I received emails regarding the last article that was printed about my co-worker Rivky and her opinion about shidduchim. A few asked to hear more about Rivky’s thoughts on shidduchim. I never thought my co-worker would be the subject of not one, but two articles, but who am I to deny the public what it wants? As I’ve written before, I usually have a few articles “ready to go,” so I am never cramming to meet the deadline. I am putting the article that I was going to submit for this week on hold, so that I may write more about Rivky’s thoughts. Think of it as a Part 2 to the article published last time – and then I hope to get back to my regular articles.

Many of us in the office are married – some are newlyweds and some have already celebrated their silver wedding anniversary. Those who are single are all in the shidduch parshah. When there are quiet times in the office, people can be overheard discussing recipes, issues with children, plans for the weekend. A few weeks ago, a co-worker, whom I will refer to as Malky, was telling us about the dinner plans she and her husband had the night before. She told us that they had gone to a specific restaurant and the “craziness” that had gone on at the table next to theirs. Rivky stopped Malky mid-sentence and said, “You said that you hated that restaurant.” True, I remember this Malky mentioning a few months ago how she did not like this restaurant, but I wasn’t questioning why she went there as Rivky just did. Personally, I didn’t care why she went; I was just passing the time listening to a conversation. Malky, who has been married for a handful of years and has three children, gave an answer that I thought everyone would have understood. She said, “Because my husband likes it.”

Haven’t I written time and again that couples need to compromise in a marriage? If one spouse always gets his or her way, the other spouse may end up resenting the other. And it just isn’t right to keep insisting on getting your way. I don’t believe in the saying, “Happy wife, happy life” and I’ve told this to my husband. Of course, I’d love to be happy and right all the time, but that isn’t realistic; and if it were, then how could my husband – or any spouse – claim to really be happy? Life is full of compromises, whether you are married or not.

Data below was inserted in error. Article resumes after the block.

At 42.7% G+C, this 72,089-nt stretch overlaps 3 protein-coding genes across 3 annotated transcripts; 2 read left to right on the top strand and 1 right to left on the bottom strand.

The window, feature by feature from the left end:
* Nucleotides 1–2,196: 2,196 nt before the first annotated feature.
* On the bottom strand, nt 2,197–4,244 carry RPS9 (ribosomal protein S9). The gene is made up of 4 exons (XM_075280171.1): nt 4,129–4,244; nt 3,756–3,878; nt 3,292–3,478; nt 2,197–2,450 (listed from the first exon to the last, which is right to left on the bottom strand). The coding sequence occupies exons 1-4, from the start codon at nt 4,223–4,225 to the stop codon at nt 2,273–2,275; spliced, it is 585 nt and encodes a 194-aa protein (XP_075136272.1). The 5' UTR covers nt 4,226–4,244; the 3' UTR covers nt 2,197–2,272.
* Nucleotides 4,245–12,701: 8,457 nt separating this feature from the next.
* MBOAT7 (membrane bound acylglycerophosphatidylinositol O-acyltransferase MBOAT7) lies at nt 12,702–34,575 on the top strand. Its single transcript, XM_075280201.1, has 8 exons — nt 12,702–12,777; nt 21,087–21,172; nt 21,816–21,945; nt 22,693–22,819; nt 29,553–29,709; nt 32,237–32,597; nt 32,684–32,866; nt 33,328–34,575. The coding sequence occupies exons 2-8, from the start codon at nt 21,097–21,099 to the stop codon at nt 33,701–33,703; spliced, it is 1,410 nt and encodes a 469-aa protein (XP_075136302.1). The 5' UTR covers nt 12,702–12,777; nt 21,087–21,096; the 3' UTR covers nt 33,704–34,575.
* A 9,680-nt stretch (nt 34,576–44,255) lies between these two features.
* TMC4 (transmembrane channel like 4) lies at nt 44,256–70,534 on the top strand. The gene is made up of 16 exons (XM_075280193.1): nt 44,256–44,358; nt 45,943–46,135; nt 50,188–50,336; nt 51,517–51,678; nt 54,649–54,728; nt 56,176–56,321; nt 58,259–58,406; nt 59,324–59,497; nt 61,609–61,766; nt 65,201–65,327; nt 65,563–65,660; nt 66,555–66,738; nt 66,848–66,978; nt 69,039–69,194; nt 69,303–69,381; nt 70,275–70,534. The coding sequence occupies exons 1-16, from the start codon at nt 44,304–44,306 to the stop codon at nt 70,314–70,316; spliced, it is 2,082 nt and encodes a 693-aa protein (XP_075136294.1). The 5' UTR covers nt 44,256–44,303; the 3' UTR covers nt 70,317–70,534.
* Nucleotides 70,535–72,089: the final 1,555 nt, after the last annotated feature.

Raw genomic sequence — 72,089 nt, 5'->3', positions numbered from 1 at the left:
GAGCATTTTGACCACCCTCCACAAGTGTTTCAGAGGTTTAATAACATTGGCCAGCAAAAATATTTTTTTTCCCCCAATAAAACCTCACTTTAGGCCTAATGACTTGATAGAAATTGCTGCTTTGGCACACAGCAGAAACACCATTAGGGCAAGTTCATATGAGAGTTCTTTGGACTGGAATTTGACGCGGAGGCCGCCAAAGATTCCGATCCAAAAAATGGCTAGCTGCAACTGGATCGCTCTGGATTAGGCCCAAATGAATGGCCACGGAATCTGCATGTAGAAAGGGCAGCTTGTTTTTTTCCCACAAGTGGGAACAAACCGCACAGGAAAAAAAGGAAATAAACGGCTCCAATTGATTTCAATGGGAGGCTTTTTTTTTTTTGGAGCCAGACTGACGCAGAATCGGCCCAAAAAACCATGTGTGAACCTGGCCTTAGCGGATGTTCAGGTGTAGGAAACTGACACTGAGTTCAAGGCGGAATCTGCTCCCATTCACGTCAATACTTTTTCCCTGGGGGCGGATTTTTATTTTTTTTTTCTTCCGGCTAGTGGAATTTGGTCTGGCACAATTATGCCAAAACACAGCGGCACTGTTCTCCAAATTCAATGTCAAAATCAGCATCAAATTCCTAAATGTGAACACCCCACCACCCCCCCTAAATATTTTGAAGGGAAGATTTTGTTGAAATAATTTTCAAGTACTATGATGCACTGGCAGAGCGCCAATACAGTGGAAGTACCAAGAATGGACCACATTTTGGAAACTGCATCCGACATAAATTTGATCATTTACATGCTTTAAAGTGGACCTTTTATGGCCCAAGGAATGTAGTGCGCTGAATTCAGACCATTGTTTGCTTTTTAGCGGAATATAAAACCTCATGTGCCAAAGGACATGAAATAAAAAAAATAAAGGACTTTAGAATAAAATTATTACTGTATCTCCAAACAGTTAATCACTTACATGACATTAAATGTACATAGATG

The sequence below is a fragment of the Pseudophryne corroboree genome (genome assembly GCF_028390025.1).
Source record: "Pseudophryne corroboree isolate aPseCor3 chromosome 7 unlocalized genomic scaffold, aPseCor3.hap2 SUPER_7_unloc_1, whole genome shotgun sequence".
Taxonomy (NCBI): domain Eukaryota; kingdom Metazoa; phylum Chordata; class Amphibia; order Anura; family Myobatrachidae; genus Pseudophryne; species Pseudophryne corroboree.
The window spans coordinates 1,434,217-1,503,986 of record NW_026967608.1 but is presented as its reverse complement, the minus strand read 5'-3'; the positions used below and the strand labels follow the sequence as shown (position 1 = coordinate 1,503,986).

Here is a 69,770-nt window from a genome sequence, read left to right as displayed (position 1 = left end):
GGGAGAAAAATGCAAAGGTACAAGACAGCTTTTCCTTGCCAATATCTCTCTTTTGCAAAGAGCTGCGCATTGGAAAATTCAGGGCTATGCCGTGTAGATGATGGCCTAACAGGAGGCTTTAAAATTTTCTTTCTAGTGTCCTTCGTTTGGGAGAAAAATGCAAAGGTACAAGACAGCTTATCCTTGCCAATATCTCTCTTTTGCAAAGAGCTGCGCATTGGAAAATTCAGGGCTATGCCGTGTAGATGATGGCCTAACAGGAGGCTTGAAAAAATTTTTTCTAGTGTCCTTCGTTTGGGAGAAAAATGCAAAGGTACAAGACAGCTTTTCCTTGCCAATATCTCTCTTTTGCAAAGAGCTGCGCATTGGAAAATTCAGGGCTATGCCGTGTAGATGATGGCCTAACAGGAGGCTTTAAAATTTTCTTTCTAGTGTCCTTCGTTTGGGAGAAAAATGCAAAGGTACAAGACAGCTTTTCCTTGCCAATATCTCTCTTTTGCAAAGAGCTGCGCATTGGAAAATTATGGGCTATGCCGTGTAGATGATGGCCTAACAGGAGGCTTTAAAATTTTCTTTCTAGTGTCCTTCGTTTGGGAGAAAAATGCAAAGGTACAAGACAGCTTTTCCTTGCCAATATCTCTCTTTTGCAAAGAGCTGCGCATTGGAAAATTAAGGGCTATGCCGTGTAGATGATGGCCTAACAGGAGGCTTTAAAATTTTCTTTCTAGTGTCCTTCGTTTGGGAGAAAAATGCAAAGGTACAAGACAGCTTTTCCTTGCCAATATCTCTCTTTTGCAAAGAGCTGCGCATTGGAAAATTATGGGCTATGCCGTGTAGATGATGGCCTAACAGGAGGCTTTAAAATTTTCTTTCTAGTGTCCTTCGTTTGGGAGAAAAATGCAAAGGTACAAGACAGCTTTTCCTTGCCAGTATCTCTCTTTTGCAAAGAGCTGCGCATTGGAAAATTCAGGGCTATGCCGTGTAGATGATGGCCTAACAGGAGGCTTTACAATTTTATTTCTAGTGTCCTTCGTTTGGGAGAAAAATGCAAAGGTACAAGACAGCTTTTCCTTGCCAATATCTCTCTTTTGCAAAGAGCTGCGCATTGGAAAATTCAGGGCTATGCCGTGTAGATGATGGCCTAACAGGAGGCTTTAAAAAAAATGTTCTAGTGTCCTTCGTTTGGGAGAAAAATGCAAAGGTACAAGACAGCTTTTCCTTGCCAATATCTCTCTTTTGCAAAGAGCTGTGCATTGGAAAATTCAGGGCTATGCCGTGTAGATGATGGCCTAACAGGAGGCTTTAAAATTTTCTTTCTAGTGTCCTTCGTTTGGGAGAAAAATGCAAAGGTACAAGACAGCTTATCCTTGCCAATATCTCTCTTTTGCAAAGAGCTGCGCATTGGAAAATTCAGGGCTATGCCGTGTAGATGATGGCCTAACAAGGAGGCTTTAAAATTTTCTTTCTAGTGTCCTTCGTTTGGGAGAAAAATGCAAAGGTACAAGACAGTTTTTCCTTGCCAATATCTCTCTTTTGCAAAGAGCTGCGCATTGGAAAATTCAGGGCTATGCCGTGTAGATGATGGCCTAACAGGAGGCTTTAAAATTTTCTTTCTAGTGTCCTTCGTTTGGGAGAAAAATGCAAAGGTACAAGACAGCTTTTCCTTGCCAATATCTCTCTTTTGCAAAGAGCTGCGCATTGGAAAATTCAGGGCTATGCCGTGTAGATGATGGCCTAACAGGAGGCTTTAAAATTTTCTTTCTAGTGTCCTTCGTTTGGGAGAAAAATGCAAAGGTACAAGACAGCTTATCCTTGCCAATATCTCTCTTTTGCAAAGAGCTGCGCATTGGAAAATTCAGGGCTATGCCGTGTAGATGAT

Rivky disagreed with Malky’s response and told all of us that she would never go to a restaurant that she didn’t like, even if her husband liked it. She added that she would never cook anything that she didn’t enjoy eating, no matter if her husband asked for it. She even joked that she would refuse him even if he said that his Bubby used to prepare the dish when he was a child. We all looked at Rivky. Even the single girls disagreed with her. Questions were asked:

“What about doing something nice for your husband?”

“You have to do something for your husband even if you don’t like it because I’m sure he’ll do things for you that he doesn’t like or enjoy.”

“Going out to dinner in a nice restaurant isn’t a real hardship to start a fight about.”

Rivky’s answer to all was the same: “Nope.”

Rivky is in her 20s. She is the youngest and only single left in a very large family. Her parents have been married close to 50 years. Surely she has seen couples compromise their wants and likes over the years by spending time with her parents and siblings. I don’t think that her train of thinking has anything to do with her not being married or her understanding, because Rivky made it very clear: “I will not do something that I don’t want to do, and my husband will have to understand that.” Ha! She thought it was as simple as that.